Indo Asian News Service
Legendary shooter Abhinav Bindra believes once the coronavirus pandemic subsides, it could be a blessing in disguise for Indian sports due to absence of much foreign exposure.
“The post-COVID-19 world could be a blessing in disguise for India. There may not be so much foreign exposure and this may allow India to build proper sporting infrastructure. We need to build our own coaches and our own support staff,” Bindra said on Monday.
The entire sporting calendar has come to a grinding halt across the world due to the coronavirus pandemic. Major sporting events, including Tokyo Olympics and Wimbledon, have either been postponed or cancelled.
Bindra, India’s only individual Olympic gold medallist, alongwith Nandan Kamath, lawyer and managing trustee GoSports Foundation, on Monday addressed the newly-appointed assistant directors and other senior officials of Sports Authority of India (SAI) during a special session.
Bindra said that as sports administrators they need to work towards creating an alternate skill development programme for athletes to ensure their well-being in the long run.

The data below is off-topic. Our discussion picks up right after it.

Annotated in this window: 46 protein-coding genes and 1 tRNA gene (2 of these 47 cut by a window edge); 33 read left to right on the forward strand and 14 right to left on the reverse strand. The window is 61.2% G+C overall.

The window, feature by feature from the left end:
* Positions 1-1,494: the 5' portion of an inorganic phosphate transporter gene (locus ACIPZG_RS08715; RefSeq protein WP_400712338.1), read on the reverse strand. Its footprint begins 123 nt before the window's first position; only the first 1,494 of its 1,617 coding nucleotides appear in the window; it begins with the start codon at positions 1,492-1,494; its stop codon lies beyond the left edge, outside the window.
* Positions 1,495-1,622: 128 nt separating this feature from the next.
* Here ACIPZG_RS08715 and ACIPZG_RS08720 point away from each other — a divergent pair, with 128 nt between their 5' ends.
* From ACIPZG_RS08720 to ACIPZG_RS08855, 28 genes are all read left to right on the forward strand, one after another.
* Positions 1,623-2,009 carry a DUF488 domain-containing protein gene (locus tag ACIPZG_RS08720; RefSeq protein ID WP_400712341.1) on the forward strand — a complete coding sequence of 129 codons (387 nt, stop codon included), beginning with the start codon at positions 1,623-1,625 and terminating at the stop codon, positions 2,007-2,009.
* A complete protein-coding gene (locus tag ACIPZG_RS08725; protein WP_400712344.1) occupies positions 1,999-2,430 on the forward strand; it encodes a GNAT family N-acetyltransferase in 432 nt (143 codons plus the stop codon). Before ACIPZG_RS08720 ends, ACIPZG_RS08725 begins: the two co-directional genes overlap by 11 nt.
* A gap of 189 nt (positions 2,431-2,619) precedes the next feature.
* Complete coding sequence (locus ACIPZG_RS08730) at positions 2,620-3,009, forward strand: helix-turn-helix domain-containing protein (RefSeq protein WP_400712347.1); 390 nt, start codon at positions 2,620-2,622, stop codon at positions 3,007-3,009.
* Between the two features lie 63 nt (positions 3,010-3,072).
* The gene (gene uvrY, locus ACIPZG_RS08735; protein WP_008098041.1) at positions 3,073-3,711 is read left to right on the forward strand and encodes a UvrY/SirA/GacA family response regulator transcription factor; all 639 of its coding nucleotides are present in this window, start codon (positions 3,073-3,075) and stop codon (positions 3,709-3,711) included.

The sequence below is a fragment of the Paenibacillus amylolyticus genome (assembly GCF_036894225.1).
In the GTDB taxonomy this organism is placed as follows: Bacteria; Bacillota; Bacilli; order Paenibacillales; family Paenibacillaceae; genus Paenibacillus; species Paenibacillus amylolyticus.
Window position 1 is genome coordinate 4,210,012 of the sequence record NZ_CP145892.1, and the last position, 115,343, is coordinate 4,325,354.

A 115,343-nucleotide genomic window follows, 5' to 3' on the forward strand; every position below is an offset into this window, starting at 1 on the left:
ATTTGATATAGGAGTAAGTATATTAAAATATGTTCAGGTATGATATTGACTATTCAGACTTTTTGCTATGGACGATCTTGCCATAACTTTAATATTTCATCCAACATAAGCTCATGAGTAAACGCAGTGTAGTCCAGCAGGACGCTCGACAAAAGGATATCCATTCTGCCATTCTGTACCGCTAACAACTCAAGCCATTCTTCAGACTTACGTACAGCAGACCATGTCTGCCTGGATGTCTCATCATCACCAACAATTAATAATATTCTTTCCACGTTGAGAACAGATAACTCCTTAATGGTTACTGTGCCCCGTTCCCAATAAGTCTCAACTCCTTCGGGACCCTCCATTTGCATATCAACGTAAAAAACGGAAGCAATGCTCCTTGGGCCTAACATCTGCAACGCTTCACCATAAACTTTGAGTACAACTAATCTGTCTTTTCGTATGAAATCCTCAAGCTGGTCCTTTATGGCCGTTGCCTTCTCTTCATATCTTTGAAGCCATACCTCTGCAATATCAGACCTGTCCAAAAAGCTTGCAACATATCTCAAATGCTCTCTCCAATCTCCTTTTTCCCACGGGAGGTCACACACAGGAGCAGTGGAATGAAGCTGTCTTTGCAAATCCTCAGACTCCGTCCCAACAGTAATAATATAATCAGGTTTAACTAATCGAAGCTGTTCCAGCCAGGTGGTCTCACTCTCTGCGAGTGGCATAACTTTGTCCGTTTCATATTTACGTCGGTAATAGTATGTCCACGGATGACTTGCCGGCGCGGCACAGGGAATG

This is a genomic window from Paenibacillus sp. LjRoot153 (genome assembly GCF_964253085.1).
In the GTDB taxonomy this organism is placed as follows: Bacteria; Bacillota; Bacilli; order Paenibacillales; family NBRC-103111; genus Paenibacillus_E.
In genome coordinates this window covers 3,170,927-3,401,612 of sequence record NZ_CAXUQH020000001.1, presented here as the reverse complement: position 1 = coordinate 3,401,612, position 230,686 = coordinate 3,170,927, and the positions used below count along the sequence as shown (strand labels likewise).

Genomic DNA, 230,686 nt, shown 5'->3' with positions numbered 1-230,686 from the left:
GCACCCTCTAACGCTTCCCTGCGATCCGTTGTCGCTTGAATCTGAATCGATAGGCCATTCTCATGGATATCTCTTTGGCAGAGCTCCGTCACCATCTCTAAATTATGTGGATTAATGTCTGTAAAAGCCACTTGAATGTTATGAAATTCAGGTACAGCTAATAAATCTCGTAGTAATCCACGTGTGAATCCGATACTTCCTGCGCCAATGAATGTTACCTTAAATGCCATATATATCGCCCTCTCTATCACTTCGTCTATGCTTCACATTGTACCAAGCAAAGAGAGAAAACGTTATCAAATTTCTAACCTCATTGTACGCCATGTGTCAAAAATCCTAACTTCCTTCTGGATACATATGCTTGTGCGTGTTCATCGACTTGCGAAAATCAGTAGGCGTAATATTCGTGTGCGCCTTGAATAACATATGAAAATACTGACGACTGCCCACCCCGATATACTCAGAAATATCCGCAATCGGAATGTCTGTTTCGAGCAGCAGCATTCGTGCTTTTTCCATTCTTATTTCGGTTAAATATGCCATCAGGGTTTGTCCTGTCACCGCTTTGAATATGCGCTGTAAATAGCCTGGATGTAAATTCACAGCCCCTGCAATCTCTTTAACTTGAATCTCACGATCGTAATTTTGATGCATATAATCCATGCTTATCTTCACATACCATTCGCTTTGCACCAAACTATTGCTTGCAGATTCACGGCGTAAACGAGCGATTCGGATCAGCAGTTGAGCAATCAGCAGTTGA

“We need to look after athletes because the very nature of sport is that more will fail than succeed. It is important that athletes have backup plans in case their sports career doesn’t work out,” he pointed out.
Bindra further said that sports administrators need to understand the psychology of an athlete to be able to build them up because athletes pass through different phases because of the nature of sport and the probability of failure.
“An expert can give a larger overview of the various elements that go into sporting performance and that’s where you will understand where performance is built and what are the various elements that go into performance and then you will start to have a better and deeper understanding of where performance is built. Results at a competition cannot be the only denominator when planning for an Olympic Games or an Asian Games,” he added.
Bindra spoke at length on his experience as an athlete and also on the future of sports in India. “The one per cent (of athletes) makes all the difference in sport, and as our sports ecosystem starts maturing, we need to start focussing on that one percent for all athletes,” he said.
Stressing on the need to build a strong talent identification and nurturing programme, he added, “Getting foundations right is important, a lot of work on that has already been started with the Khelo India programme and also emphasis placed on junior programme of different sports.
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